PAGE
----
From the Daily Pennsylvanian:
As they say, you can put lipstick on a pig - but it'll still be a pig. Pennsylvania's Liquor Control Board is using a whole lot of lipstick.
The Board, which regulates alcohol sales, recently announced a $3 million effort to revamp the image of Pennsylvania's state-run liquor stores. By improving service, the Board hopes to disguise what is a giant state monopoly.
We commend the Board for making these changes, but the state shouldn't be using tax money to do better in the liquor business. Pennsylvania needs to privatize its liquor stores and let the free market work.
The idea isn't new.
Many state leaders - most notably former Governor Tom Ridge - have attempted to reform the liquor system. But every time someone tries to bring the state's liquor laws into the 21st century, politicians come forward to defend the status quo. Meanwhile, Pennsylvania residents are forced to pay higher prices because officials in Harrisburg can't grasp basic economics.
As a monopoly, Pennsylvania's liquor stores don't face any competition, so they can charge large mark-ups. In states that don't have socialist liquor systems, private liquor shops must compete for customers. This forces stores to lower prices and offer a wider selection of drinks.
Selling off state-run liquor stores to private companies would offer Pennsylvania residents the benefits of competition, while raising funds for legitimate government projects. Evidence also shows that privatization doesn't lead to massive increases in underage drinking.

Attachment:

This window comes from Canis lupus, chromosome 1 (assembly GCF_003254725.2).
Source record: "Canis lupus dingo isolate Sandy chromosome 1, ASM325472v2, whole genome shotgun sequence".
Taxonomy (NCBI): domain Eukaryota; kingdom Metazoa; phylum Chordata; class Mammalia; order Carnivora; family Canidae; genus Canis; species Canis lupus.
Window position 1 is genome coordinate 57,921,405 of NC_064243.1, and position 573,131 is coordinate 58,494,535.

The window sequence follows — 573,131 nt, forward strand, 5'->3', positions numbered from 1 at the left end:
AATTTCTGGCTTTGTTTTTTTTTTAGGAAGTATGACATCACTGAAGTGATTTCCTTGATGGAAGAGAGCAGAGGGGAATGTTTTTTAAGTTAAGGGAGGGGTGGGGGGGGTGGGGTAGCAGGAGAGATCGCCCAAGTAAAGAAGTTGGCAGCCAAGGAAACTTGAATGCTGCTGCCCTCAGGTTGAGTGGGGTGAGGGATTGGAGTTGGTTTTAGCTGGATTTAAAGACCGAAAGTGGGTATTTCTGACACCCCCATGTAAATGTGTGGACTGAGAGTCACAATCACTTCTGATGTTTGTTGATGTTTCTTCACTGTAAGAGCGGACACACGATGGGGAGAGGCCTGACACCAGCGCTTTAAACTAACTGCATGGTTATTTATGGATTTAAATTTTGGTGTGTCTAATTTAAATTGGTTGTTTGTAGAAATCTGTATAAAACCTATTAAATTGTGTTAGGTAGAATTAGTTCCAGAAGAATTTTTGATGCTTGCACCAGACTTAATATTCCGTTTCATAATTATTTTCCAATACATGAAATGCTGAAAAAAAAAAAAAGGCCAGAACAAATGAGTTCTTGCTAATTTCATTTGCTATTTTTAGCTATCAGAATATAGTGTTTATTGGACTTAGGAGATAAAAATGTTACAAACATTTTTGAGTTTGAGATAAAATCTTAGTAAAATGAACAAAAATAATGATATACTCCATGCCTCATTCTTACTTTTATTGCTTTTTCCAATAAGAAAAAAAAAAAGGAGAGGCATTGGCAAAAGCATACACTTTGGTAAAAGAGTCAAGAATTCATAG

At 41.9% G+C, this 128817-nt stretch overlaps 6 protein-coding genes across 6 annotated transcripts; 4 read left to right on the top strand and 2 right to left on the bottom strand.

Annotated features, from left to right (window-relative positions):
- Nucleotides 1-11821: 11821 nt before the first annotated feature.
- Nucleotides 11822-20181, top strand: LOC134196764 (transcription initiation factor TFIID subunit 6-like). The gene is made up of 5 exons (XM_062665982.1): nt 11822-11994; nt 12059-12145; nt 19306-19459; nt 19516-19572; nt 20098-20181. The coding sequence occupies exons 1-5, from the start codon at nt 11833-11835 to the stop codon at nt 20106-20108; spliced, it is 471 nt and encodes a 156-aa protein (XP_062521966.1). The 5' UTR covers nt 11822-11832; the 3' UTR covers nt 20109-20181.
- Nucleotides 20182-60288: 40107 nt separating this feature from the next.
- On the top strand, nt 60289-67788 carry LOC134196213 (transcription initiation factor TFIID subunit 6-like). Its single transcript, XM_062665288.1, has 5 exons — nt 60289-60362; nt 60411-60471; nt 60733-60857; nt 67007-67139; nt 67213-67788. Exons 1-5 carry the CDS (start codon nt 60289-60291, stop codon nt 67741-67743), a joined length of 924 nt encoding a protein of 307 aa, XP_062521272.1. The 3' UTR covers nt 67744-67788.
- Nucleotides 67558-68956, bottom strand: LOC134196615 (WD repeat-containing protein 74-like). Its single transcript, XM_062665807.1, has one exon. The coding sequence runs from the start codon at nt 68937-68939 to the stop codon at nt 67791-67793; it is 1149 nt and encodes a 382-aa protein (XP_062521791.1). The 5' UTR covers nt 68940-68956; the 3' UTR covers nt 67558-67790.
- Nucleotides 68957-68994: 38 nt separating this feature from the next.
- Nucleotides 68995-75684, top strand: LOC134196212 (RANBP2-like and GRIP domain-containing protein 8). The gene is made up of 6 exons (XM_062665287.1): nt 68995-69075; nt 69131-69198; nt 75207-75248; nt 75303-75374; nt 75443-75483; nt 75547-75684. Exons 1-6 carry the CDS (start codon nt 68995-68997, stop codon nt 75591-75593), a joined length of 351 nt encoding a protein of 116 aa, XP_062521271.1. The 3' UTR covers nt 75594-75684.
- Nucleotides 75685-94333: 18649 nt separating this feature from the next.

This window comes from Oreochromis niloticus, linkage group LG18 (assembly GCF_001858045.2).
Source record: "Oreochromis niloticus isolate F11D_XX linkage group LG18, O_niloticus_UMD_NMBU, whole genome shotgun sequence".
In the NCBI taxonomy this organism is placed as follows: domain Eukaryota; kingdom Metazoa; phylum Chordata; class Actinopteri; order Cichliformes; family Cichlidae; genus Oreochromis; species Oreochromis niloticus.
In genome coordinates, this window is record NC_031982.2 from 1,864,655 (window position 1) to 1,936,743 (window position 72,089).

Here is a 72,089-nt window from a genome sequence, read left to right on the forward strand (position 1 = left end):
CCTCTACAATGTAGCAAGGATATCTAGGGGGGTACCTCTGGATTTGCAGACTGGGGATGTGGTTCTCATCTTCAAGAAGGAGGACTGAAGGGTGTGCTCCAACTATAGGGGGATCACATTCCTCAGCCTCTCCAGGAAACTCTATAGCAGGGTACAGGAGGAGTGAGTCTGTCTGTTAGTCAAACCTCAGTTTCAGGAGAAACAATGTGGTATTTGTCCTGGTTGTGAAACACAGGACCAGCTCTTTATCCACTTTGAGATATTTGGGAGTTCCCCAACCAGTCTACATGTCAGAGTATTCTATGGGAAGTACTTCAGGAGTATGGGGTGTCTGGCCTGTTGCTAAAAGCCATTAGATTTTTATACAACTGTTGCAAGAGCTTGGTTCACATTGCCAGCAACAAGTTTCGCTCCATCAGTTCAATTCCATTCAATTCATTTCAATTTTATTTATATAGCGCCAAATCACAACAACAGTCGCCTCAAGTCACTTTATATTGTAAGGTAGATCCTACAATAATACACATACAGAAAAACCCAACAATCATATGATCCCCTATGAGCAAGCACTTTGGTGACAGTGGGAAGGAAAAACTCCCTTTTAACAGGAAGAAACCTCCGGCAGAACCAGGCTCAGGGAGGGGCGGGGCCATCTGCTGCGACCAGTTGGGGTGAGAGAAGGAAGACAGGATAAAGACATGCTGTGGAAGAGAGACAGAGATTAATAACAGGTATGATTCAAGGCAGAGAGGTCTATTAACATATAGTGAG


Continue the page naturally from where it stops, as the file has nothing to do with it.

In the end, it boils down to one principle: The freer the markets, the better the booze.
I'll drink to that! As we reported in our Annual Privatization Report 2008, State Senator Robert Wonderling has taken the lead on this issue and has offered a proposal to modernize the Commonwealth's antiquated system, getting the state out of the alcohol business:
[Wonderling] introduced Senate Bill 1273 to privatize Pennsylvania's state liquor monopoly. Pennsylvania is one of 18 "control" states where the state government controls the sale of alcohol products. While control states like Michigan only control alcohol sales at the wholesale level (allowing private operators to run retail stores), the Commonwealth controls the sale of spirits, wine and fortified wine, at both the retail and wholesale levels. Wonderling's bill is expected to be heard in the Senate Law and Justice Committee in the fall of 2008.
Reason's testimony in the Senate Majority Policy Committee last spring in Harrisburg discusses the benefits of privatizing the PA Liquor Control Board:
Privatization of the LCB would likely benefit the consumers of Pennsylvania through increased choice and lower prices. Drinking age adults in neighboring states are entrusted to responsibly shop for beer, wine, and spirits in stores that are convenient, offer greater choices, and lower prices. Why shouldn't Pennsylvanians? Private stores have more freedom and flexibility to innovate and be more responsive to the customerâ€“store hours and locations will be driven by market demand, likely offering more and tailored options than centrally owned and operated entities. The benefit of eliminating the government's monopoly of wine and spirits is
that independent but regulated private sector businesses are forced to compete on price, quality, and choice.
Privatization of the LCB would also likely benefit the state's financial outlook in two ways. First, ongoing revenues will not be negatively impacted. Taxes on wine, beer, and spirits don't go away with privatization. Those revenues will continue to flow, if not go up, with increased sales. Any revenues that are collected from licensing bars and restaurants will also continue to flow into the Commonwealth's coffers. In addition, a new form of revenue will be
generated through privatization—licensing of new retail stores. Given that the Commonwealth will remain the regulatory body (even with divestiture) the LCB could serve as the licensing body for new retail establishments. Further, private establishments also pay income and property taxes representing additional revenue streams to the state and local governments.
Reason has a study in the works on ending state alcohol monopolies that will explore these themes in depth. The study should be released later this fall--stay tuned.